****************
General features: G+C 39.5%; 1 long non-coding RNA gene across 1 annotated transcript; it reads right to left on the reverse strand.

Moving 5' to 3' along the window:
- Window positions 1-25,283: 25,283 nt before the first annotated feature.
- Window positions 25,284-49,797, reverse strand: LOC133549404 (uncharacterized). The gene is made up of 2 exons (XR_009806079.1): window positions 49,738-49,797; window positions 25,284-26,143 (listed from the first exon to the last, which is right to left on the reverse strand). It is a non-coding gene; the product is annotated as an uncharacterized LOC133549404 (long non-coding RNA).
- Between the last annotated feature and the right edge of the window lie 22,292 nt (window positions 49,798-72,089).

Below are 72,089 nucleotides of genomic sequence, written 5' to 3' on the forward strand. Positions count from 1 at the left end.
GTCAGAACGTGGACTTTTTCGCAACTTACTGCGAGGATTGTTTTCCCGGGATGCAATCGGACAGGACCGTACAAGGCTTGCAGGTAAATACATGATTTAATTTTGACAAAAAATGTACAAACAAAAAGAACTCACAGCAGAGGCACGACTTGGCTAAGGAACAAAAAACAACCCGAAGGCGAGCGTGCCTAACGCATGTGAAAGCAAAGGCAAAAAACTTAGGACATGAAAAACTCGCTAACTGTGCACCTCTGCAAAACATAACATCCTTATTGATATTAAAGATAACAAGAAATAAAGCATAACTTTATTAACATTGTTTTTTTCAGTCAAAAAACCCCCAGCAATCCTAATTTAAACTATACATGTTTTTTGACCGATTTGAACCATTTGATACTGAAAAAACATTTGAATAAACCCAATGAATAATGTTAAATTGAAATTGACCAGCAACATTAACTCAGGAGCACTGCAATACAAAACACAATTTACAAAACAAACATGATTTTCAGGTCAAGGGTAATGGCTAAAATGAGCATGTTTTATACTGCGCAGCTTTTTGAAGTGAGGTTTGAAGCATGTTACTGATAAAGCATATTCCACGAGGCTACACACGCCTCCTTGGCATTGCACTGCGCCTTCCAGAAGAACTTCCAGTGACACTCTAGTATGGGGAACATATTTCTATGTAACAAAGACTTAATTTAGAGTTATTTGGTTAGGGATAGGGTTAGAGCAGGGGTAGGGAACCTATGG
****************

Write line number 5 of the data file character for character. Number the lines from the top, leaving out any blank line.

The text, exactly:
- Between the last annotated feature and the right edge of the window lie 22,292 nt (window positions 49,798-72,089).